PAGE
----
Mystery Rainbow?

Semi writes: Okay, not what you normally think of as UFOs, but a strange apparition. I work at UVA Hospital, and the sound of Pegasus coming in caused me to look up, and I saw the most remarkable thing (about 2:45 pm on 11/25 as I write this). A rainbow! But not your typical Hollywood horizon-to-horizon rainbow. This one was almost straight up in the sky and I could see both ends of it, like a big C. It was nearly 180 degrees, somewhere between 120 and 150. It was not a corona (or whatever you call those dark hued rings that appear round the sun); this was a full-fledged prismatic rainbow, bending away from the sun. Unfortunately, in the ten minutes it took me to walk back to desk and get to my computer, it was practically gone. To see it, go outside and look almost straight up, just a little south and east in the general direction of the sun. Did anyone else see this? Any meteorologists on this site who can explain it? Am I just flashing back to the sixties? Curious minds want to know..

14 thoughts on “Mystery Rainbow?”

  1. Maybe it was a corona……12 coronas! Ease up on the alcohol pal. Then again, this was 4th year 5th weekend! (just kidding)

  2. If I understand your description correctly, you observed a circumzenithal arc.

    Check out this link and tell me if that’s what you saw…

    If it’s not, that site has descriptions, pictures, and explanation of the physics of all the other sorts of displays, so you should be able to find what you saw and put a name to it!

  3. The description of a circumzenithal arc from the above-linked site:

    "The circumzenithal arc is the most beautiful of the halos. The first sighting is always a surprise, an ethereal rainbow fled from its watery origins and wrapped improbably about the zenith. It is often described as an "upside down rainbow" by first timers. Someone also charmingly likened it to "a grin in the sky".

    Look straight up near to the zenith. The bow points sunwards. It is never a complete circle around the zenith, that is the extremely rare and never photographed "Kern arc". "

  4. I saw it at about 1PM from in front of City Hall.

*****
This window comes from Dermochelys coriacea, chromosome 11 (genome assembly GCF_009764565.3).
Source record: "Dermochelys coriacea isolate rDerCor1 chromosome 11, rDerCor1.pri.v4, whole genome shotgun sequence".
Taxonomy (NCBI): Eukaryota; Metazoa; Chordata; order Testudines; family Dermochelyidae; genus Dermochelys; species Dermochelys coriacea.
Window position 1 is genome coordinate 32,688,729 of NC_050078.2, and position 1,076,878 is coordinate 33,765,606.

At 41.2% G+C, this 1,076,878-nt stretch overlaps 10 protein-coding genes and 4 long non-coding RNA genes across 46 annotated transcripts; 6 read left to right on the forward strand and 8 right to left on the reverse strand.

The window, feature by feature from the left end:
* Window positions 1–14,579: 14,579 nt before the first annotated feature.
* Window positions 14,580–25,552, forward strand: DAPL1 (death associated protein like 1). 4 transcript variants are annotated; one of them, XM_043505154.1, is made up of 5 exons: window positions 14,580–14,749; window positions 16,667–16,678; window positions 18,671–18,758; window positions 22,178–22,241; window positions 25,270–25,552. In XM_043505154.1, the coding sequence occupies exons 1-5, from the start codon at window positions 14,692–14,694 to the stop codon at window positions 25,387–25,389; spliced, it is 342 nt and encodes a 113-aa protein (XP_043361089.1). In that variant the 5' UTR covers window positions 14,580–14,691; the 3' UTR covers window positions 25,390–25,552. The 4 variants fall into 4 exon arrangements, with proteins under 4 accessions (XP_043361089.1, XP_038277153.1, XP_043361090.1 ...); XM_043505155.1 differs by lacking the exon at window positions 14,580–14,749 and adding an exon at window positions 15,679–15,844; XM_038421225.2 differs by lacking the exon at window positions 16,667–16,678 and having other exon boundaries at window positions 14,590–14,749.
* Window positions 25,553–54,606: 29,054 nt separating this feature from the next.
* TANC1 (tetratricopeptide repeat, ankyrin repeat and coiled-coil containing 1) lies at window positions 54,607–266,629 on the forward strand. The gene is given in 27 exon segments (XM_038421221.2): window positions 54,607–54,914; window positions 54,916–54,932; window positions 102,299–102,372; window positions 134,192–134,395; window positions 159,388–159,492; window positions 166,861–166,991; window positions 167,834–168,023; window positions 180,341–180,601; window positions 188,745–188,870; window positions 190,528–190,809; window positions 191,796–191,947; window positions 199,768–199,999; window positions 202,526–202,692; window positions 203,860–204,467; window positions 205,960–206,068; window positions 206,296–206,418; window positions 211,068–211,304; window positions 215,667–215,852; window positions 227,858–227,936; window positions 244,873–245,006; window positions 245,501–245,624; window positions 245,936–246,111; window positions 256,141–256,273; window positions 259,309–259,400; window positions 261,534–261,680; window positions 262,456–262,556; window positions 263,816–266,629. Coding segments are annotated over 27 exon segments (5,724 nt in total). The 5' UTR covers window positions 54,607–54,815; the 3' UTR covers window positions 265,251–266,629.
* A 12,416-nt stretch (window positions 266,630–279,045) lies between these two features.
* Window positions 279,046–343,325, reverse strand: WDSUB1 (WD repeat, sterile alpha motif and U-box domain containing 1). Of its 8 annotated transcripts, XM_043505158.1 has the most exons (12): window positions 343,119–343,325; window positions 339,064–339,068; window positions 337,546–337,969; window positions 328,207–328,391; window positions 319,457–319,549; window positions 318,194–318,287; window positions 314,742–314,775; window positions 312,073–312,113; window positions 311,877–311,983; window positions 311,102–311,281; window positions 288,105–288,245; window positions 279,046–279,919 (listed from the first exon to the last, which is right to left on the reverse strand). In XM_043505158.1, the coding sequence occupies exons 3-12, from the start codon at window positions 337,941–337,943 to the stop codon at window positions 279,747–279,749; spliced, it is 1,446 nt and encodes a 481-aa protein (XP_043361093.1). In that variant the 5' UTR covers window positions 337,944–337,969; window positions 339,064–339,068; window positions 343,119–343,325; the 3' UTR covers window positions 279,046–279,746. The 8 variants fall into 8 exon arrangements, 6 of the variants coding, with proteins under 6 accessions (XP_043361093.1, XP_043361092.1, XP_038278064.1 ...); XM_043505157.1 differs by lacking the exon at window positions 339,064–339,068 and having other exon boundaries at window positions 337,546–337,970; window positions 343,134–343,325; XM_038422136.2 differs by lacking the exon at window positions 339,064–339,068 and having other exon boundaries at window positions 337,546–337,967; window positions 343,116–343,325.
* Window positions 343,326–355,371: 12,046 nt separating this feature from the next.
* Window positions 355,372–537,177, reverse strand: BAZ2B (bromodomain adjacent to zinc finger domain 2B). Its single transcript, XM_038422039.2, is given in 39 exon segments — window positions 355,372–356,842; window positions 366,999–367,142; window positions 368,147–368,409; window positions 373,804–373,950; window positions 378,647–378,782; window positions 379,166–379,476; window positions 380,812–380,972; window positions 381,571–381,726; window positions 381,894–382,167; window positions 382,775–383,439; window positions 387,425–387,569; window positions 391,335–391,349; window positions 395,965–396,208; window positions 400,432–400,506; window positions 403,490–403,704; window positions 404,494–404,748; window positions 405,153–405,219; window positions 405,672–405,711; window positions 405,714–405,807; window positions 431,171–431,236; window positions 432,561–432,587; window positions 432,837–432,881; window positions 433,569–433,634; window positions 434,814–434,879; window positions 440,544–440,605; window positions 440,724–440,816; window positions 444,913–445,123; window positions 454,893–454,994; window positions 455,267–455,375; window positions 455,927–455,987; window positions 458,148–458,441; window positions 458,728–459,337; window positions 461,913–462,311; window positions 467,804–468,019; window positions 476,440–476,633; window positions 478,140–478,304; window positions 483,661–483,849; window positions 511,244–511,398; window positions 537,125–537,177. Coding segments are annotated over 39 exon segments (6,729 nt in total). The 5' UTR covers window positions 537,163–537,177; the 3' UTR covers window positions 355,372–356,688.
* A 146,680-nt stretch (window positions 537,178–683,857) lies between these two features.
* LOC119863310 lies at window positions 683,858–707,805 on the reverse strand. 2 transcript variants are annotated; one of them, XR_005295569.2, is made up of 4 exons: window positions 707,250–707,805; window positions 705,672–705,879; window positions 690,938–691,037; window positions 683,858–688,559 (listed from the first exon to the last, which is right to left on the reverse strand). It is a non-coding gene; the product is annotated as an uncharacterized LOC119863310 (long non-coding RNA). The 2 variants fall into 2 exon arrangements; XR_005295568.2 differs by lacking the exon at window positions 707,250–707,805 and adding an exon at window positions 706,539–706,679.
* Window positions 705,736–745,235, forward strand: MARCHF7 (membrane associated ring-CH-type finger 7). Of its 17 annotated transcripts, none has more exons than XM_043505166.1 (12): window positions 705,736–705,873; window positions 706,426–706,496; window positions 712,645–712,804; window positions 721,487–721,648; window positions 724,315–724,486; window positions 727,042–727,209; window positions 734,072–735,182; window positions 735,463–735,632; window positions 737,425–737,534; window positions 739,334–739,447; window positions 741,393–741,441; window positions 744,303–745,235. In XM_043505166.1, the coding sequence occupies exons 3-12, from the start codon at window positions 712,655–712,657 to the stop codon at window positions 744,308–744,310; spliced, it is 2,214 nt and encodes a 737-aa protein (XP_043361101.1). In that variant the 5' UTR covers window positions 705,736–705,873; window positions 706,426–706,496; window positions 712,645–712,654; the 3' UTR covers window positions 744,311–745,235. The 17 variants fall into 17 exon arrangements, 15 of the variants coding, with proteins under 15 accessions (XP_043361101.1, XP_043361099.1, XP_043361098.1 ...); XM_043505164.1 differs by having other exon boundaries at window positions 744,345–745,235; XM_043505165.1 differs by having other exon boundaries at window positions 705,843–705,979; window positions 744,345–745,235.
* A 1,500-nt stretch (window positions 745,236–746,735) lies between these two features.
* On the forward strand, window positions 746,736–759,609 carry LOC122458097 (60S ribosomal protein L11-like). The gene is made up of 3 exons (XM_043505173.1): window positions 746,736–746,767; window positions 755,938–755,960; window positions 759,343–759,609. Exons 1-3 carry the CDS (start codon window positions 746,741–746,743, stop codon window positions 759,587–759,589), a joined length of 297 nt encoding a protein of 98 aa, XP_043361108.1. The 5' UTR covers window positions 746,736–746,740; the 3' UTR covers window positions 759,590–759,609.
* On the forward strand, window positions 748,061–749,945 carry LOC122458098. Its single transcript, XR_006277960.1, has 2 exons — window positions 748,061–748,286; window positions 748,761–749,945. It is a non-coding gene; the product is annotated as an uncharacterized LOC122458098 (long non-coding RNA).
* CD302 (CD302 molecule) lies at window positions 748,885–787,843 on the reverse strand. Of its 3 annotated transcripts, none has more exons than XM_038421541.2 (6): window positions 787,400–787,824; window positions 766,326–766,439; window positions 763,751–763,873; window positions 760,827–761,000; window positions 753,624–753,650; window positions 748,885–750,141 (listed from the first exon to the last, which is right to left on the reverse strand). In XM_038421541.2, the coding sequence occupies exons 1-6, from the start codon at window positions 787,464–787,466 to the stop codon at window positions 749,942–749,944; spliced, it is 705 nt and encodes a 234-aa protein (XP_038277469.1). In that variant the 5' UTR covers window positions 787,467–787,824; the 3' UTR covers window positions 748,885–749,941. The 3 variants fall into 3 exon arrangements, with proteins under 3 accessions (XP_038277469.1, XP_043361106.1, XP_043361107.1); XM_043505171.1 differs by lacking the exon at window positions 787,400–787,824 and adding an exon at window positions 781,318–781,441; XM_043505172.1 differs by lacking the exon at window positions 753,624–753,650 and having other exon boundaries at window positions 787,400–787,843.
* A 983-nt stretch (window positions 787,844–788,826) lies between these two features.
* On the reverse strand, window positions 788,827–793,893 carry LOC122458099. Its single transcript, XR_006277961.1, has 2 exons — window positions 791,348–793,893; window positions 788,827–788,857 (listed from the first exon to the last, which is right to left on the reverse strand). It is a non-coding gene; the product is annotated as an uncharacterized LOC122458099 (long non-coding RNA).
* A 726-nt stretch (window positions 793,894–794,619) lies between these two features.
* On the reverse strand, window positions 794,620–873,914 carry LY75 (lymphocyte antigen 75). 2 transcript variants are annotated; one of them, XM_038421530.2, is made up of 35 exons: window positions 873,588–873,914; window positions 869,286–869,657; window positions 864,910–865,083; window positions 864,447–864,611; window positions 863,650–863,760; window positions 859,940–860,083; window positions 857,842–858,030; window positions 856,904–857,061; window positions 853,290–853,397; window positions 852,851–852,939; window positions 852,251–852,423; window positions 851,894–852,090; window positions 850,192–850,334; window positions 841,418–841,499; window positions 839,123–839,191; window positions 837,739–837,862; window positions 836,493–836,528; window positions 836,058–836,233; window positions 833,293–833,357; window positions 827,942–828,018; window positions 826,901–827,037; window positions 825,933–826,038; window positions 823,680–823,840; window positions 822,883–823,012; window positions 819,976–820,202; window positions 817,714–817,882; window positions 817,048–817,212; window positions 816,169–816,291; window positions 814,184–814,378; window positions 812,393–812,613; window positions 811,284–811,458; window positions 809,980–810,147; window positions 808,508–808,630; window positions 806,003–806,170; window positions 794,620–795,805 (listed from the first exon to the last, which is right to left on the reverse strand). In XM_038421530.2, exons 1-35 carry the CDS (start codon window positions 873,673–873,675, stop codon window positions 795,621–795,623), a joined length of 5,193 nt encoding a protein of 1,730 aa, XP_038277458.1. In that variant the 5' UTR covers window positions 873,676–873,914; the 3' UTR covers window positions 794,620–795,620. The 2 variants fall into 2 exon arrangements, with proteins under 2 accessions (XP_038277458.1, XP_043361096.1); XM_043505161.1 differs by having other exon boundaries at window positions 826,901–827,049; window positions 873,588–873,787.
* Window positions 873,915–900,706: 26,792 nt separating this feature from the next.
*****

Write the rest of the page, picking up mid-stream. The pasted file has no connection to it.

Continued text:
It was more like a "right-side up" rainbow. Not upside down like that link shows.

    I took it to be a form of "sun dog" wich more often appears just as a pair of rainbow-colored patches, one on each side of the sun.

    Pure speculation follows: If the condition that causes "sun dogs" to appear exists as a layer in the atmosphere through which the sunlight refracts, then perhaps today’s phenomenon was a thicker layer and/or multiple layers.


  5. Based on what I saw it looked most like the “supralateral arc” or the “46 degree halo” shown in the illustration here.


  6. Oh… <reads the original post again> wow that sounds way cooler than what I saw. Shoulda taken a longer lunch, I guess.


  7. this just reminded me of something i saw last spring…

    i stepped out onto the mall after some heavy rain had

    just ended, and the light outside was absolutely incredible –

    this was probably around 4 or 5pm – i ran up to the roof

    of the water street parking garage, and looked up to see

    two huge, completely circular rainbows around the sun-

    a set of two concentric circles of rainbows. i tried to take

    a picture but my camera was out of film and i’m fairly sure

    it wouldn’t have photographed well anyway.

  8. Ummm, the simple explanation is crystals are cool, and crystals of ice in the atmosphere make cool things happen to light.

    The complete explanation is that the ice crystals that form in the upper troposphere are a hexagonal crystal with a sixfold rotational symmetry. This hexagonal prism diffracts light within its structure. Since each color wavelength bends at a slightly different angle, white light separates into many colors.

    Here is where it gets tricky… If the incoming light penetrates the sides of the hexagonal plates at a 60 angle, the light is bent to 22, which we see as a circle of light or halo at 22 from the sun. If the light just happens to pass through the ends of the ice crystals where a 90 prism angle exists, the light refracts at 46 and we can see a twin rainbow at that angle. Since its more likely that light passes through the sides of a crystal than its ends, we see the 22 halo more frequently.

    Due to the random orientation of ice crystals and the random chance of crystals hitting the light just right, the colors in most halos are not very intense. It’s important to remember that we each see our own, personal rainbow and it’s entierly dependent upon our position relative to the sun and the ice crystals. If the sun is higher than 42 in the sky, we cant see a rainbow.

    P.S. Actual post-rain-storm rainbows use a spherical prism. It has perfect rotational symmetry, which makes for an excellent rainbow. Usually the sun is behind us in late afternoon after a rainstorm.

  9. P.S. Actual post-rain-storm rainbows use a spherical prism. It has perfect rotational symmetry, which makes for an excellent rainbow. Usually the sun is behind us in late afternoon after a rainstorm.

    You mean “usually the rainbow is opposite the sun, in the late afternoon after a rainstorm.”

  10. I was out riding my bike and I saw it as well. Quite an unusual site, and I think it is only the second time I have ever seen a rainbow stretch from point to point along the horizon. Incidentally, the wind and rain picked up rapidly, screwing up my bike ride, but then it did spur me to ride quickly. ;)

  11. I saw that guy with a sign on the back of his bike saying "You’d be happier on a bike" during a downpour.

    And I thought to myself, "No, I would NOT be happier on a bike".

  12. I saw that one too… took a few pictures but haven’t sent the film in yet. hopefully something will show up on the picture

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